Portal:1960s

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The 1960s Portal

Stonewall Inn, site of the Stonewall riots

The Stonewall Inn, site of major demonstrations for gay and lesbian rights


"The Sixties", as they are known in both scholarship and popular culture, is a term used by historians, journalists, and other objective academics; in some cases nostalgically to describe the counterculture and revolution in social norms about clothing, music, drugs, dress, formalities and schooling. Conservatives denounce the decade as one of irresponsible excess and flamboyance, and decay of social order. The decade was also labeled the Swinging Sixties because of the fall or relaxation of social taboos especially relating to racism and sexism that occurred during this time.

The 1960s became synonymous with the new, radical, and subversive events and trends of the period. In Africa the 1960s was a period of radical political change as 32 countries gained independence from their European colonial rulers.

Some commentators have seen in this era a classical Jungian nightmare cycle, where a rigid culture, unable to contain the demands for greater individual freedom, broke free of the social constraints of the previous age through extreme deviation from the norm. Christopher Booker charts the rise, success, fall/nightmare and explosion in the London scene of the 1960s. However, this alone does not explain the mass nature of the phenomenon.

Several nations such as the U.S., France, Germany and Britain turned to the left in the early and mid 1960s. In the United States, John F. Kennedy, a Keynesian and staunch anti-communist, pushed for social reforms. His assassination in 1963 was a stunning shock. Liberal reforms were finally passed under Lyndon B. Johnson including civil rights for African Americans and healthcare for the elderly and the poor. Despite his large-scale Great Society programs, Johnson was increasingly reviled by the New Left at home and abroad. The heavy-handed American role in the Vietnam War outraged student protestors across the globe, as they found peasant rebellion typified by Ho Chi Minh and Che Guevara more appealing. Italy formed its first left-of-center government in March 1962 with a coalition of Christian Democrats, Social Democrats, and moderate Republicans. Socialists joined the ruling block in December 1963. In Britain, the Labour Party gained power in 1964. In Brazil, João Goulart became president after Jânio Quadros resigned.

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"Daisy", sometimes known as "Daisy Girl" or "Peace, Little Girl," was a controversial political advertisement aired on television during the 1964 United States presidential election by incumbent president Lyndon B. Johnson's campaign. Though only aired once (by the campaign), it is considered an important factor in Johnson's landslide victory over Barry Goldwater and an important turning point in political and advertising history. It was created by Tony Schwartz of Doyle Dane Bernbach. It remains one of the most controversial political advertisements ever made.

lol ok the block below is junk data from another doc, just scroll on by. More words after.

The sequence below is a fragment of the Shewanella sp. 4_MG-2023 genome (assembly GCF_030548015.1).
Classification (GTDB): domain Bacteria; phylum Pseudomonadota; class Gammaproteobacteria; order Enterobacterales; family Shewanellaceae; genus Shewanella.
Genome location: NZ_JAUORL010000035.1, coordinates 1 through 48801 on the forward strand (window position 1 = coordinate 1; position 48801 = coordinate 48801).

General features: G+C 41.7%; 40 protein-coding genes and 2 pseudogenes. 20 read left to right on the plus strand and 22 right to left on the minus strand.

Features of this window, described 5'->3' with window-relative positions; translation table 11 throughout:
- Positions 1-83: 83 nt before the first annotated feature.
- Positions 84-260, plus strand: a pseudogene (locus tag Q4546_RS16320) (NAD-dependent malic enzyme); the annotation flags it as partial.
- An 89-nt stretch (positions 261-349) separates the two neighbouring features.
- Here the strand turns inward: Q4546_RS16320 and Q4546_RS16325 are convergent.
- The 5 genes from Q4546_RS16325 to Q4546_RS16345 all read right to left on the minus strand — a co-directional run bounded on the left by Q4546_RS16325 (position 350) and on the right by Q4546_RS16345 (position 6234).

Selected picture

Civil Rights Act of 1964
Credit: Cecil W. Stoughton
United States President Lyndon B. Johnson (seated) signs the Civil Rights Act of 1964, a landmark piece of legislation that outlawed racial segregation in schools, public places, and employment. Among the guests behind him is Martin Luther King, Jr. (directly behind and to the right of Johnson).

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Pink Chanel suit of Jacqueline Kennedy Onassis

Selected biography

Bob Dylan in 1963
Bob Dylan (/ˈdɪlən/; born Robert Allen Zimmerman; May 24, 1941) is an American musician, singer-songwriter, artist, and writer. He has been an influential figure in popular music and culture for more than five decades. Much of his most celebrated work dates from the 1960s, when he was an informal chronicler and a seemingly reluctant figurehead of social unrest. A number of Dylan's early songs, such as "Blowin' in the Wind" and "The Times They Are a-Changin'", became anthems for the US civil rights and anti-war movements. Leaving behind his initial base in the culture of the folk music revival, Dylan's six-minute single "Like a Rolling Stone" radically altered the parameters of popular music in 1965. His recordings employing electric instruments attracted denunciation and criticism from others in the folk movement. Dylan's lyrics have incorporated a variety of political, social, philosophical, and literary influences. They defied existing pop music conventions and appealed hugely to the then burgeoning counterculture. Initially inspired by the performance style of Little Richard, and the songwriting of Woody Guthrie, Robert Johnson, and Hank Williams, Dylan has both amplified and personalized musical genres.

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John Lennon

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